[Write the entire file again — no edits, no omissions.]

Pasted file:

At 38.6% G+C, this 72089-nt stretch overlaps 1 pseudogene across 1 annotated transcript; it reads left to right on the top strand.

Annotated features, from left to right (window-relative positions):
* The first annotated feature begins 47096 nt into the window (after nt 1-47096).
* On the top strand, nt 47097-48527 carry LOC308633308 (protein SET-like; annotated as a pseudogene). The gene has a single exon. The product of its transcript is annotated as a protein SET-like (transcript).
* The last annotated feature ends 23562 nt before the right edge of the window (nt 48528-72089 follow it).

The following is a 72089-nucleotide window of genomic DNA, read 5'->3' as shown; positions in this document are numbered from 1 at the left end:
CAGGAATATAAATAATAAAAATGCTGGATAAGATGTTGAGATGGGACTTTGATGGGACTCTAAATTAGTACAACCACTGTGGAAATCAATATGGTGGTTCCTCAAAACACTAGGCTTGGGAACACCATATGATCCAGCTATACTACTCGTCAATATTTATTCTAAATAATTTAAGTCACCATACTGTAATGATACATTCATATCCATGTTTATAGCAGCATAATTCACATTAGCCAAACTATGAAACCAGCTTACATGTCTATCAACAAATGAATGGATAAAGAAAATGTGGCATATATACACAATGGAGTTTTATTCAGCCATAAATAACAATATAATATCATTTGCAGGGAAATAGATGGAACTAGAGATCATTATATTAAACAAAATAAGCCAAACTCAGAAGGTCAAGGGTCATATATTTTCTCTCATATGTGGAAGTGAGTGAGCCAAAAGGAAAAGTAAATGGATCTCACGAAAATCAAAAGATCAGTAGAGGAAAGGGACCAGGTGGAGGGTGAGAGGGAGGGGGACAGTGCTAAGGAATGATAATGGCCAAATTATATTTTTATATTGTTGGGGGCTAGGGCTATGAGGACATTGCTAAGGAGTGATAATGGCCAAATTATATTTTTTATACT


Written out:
At 38.6% G+C, this 72089-nt stretch overlaps 1 pseudogene across 1 annotated transcript; it reads left to right on the top strand.

Annotated features, from left to right (window-relative positions):
* The first annotated feature begins 47096 nt into the window (after nt 1-47096).
* On the top strand, nt 47097-48527 carry LOC308633308 (protein SET-like; annotated as a pseudogene). The gene has a single exon. The product of its transcript is annotated as a protein SET-like (transcript).
* The last annotated feature ends 23562 nt before the right edge of the window (nt 48528-72089 follow it).

The following is a 72089-nucleotide window of genomic DNA, read 5'->3' as shown; positions in this document are numbered from 1 at the left end:
CAGGAATATAAATAATAAAAATGCTGGATAAGATGTTGAGATGGGACTTTGATGGGACTCTAAATTAGTACAACCACTGTGGAAATCAATATGGTGGTTCCTCAAAACACTAGGCTTGGGAACACCATATGATCCAGCTATACTACTCGTCAATATTTATTCTAAATAATTTAAGTCACCATACTGTAATGATACATTCATATCCATGTTTATAGCAGCATAATTCACATTAGCCAAACTATGAAACCAGCTTACATGTCTATCAACAAATGAATGGATAAAGAAAATGTGGCATATATACACAATGGAGTTTTATTCAGCCATAAATAACAATATAATATCATTTGCAGGGAAATAGATGGAACTAGAGATCATTATATTAAACAAAATAAGCCAAACTCAGAAGGTCAAGGGTCATATATTTTCTCTCATATGTGGAAGTGAGTGAGCCAAAAGGAAAAGTAAATGGATCTCACGAAAATCAAAAGATCAGTAGAGGAAAGGGACCAGGTGGAGGGTGAGAGGGAGGGGGACAGTGCTAAGGAATGATAATGGCCAAATTATATTTTTATATTGTTGGGGGCTAGGGCTATGAGGACATTGCTAAGGAGTGATAATGGCCAAATTATATTTTTTATACT